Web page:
1.) The relationship is linear for both scenarios! 2.) For scenario A, the slope is approximately \(\frac{1}{4}\), which means that you will need a streak of length \(\frac{1}{5} \cdot n\) to give the test a level of \(0.05\). This is quite a lot. At least the proportion is smaller for scenario B.

Second graph: Small ns

Maybe you’re worried that linearity doesn’t hold for small \(n\)s? That’s reasonable. So here’s a graph of \(n = \{1, 2, \cdots, 50\}\):

The regression coefficients are slightly different now, and I suspects there’s some weak non-linearity at the start of the function \(k_{n}\).

Third graph: Probability of rejecting the null

Finally, here’s a graph of the probability of rejecting the null for different values of \(k\). I’ve taken \(n = 100\) here. \(H_{0}\) is still true, and we want to find the true \(\alpha\) for each \(k\).

What does it tell? For one, a significance level of \(0.01\) (the red dotted line) is out of reach for scenario A. This means that you can never use the ‘scenario A’ when aiming for this significance level. Scenario B is alright though. I haven’t checked this for any other \(n\) than \(100\).

Simulating an answer in R

Here’s my simulation code. I start off with a helper function for calculating streaks in a boolean (logical) vector. The examples should help you understand what it does.

#' Find the cumulative maximal streak length in a vector of bools.
#' 
#' @param bools Logical vector.
#' @return An integer vector. The \code{i}th element is the maximal streak
#' length in \code{x[1:i]}.
#' @example
#'     bools1 = c(FALSE, TRUE, FALSE, TRUE, TRUE, TRUE, FALSE)
#'     streaks(bools1) [1] 0 1 1 1 2 3 3
#'     
#'     bools2 = c(FALSE, FALSE, TRUE, TRUE, TRUE, TRUE, FALSE, TRUE)
#'     streaks(bools2) [1] 0 1 2 3 4 4 4

streaks = function(bools) {
  if(length(bools) == 0 | length(bools) == 1) return(as.integer(bools))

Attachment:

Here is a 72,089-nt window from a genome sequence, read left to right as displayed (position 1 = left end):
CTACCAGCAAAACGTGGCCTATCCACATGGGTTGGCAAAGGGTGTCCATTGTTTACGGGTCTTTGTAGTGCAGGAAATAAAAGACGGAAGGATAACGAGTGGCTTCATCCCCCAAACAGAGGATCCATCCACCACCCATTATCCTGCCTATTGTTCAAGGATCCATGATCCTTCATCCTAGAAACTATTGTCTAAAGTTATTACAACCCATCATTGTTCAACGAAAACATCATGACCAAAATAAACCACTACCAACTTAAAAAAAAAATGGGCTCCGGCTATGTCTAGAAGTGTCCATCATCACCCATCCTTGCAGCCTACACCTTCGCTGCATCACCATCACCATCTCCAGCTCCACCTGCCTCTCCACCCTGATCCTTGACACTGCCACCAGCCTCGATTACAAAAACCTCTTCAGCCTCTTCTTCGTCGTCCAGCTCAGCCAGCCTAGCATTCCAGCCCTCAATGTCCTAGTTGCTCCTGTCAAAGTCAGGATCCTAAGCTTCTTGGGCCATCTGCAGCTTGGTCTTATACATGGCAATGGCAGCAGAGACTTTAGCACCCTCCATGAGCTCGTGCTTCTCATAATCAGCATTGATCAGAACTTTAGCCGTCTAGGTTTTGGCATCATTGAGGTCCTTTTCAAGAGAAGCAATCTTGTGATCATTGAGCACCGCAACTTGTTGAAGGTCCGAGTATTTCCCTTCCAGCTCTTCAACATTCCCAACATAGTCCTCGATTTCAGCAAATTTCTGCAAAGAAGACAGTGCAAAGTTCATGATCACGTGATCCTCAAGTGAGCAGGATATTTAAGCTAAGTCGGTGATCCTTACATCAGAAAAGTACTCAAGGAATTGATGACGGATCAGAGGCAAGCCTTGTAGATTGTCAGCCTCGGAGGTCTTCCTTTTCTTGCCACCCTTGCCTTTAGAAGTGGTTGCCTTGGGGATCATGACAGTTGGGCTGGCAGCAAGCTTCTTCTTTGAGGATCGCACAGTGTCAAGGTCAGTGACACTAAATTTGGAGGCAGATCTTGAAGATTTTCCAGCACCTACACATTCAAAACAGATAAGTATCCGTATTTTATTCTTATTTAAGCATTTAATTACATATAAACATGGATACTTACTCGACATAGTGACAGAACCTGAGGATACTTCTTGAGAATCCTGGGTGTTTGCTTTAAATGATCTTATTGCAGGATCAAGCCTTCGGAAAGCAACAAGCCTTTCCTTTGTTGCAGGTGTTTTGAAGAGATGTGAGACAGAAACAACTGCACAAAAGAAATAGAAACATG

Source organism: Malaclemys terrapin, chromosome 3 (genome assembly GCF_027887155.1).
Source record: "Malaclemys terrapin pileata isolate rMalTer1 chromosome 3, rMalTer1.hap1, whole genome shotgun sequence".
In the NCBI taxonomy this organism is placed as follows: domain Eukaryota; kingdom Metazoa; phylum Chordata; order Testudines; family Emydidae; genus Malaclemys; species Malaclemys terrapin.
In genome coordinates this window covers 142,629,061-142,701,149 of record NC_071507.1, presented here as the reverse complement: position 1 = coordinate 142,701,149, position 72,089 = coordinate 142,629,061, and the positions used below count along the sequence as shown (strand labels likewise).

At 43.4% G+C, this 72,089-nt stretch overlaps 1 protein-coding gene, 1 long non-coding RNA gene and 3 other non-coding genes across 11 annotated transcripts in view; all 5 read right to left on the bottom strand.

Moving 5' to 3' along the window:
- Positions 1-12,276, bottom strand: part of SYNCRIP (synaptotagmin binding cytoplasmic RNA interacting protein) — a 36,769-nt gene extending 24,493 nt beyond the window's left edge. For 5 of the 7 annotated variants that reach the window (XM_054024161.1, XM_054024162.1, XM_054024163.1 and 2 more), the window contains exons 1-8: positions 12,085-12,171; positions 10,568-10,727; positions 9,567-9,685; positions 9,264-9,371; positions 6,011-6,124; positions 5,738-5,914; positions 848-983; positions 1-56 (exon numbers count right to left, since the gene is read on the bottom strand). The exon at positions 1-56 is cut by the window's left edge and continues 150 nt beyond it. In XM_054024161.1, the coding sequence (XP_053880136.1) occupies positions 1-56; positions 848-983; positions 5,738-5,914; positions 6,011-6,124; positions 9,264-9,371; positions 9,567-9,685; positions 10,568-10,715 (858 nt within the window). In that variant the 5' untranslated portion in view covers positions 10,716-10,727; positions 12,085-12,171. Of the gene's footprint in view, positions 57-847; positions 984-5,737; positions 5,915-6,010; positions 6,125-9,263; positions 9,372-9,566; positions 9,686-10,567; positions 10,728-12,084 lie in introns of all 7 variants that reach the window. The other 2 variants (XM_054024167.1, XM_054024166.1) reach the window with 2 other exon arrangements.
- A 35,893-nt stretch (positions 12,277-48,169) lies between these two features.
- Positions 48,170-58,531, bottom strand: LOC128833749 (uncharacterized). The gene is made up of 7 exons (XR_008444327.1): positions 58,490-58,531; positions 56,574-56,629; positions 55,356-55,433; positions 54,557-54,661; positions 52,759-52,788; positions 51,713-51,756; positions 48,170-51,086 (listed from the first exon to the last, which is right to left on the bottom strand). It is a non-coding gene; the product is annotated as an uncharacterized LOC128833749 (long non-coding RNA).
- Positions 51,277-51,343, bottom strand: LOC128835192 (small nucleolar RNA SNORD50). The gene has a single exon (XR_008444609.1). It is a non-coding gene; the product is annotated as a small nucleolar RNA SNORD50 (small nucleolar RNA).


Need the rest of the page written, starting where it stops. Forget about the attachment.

streaks = vector("integer", length(bools))
  counter = as.integer(bools[[1]])
  streaks[[1]] = counter
  
  for(i in 2:length(bools)) {
    if(bools[[i]]) {
      counter = counter + 1
      streaks[[i]] = max(streaks[[i - 1]], counter)
    } else {
      counter = 0
      streaks[[i]] = streaks[[i - 1]]      
    }
  }
  
  streaks
  
}

The streaks function is used to find probabilities of rejecting the null inside the following function:

#' Simulate a compensating sequential design
#' 
#' Finds the probability of falsly rejecting the null-hypothesis for a 
#' compensating sequential design for each \code{k} from 1 to n.
#' 
#' @param n The maximal number of attempts to obtain at a success.
#' @param scenario String; "A" for scenario A, "B" for scenario B.
#' @param N The number of simulations.
#' @param C One-sided cut-off value for the z-statistics. Defaults to ~ 1.64. 
#' @return A n-ary vector of probabilites. The ith value is the probability 
#' of rejecting the null-hypothesis when a streak of length n is demanded.

streak_stopping = function(n, N, C = qnorm(0.95), scenario = "A") {
  
  checked = array(dim = c(N, n))

  for(i in 1:N){
    streak = streaks(cumsum(rnorm(2*n - 1, 0, 1))/sqrt(1:(2*n - 1)) > C)
    if(scenario == "A") {
      for(j in 1:n) {
        checked[i, j] = if(streak[n + j - 1] >= j) 1 else 0
      }
    } else if(scenario == "B") {
      for(j in 1:n) {
        checked[i, j] = if(streak[n] >= j) 1 else 0
      }     
    }
  }
  
  colMeans(checked)
  
}

To find the \(k_{n}\)s, I used this:

ks = sapply(ns, function(n) {
  which(streak_stopping(n, N, scenario = "A") < 0.05)[1]
})

Comments on the code

The source code for this document, written in bookdown, is available at Github. An R file reproducing the plots is here.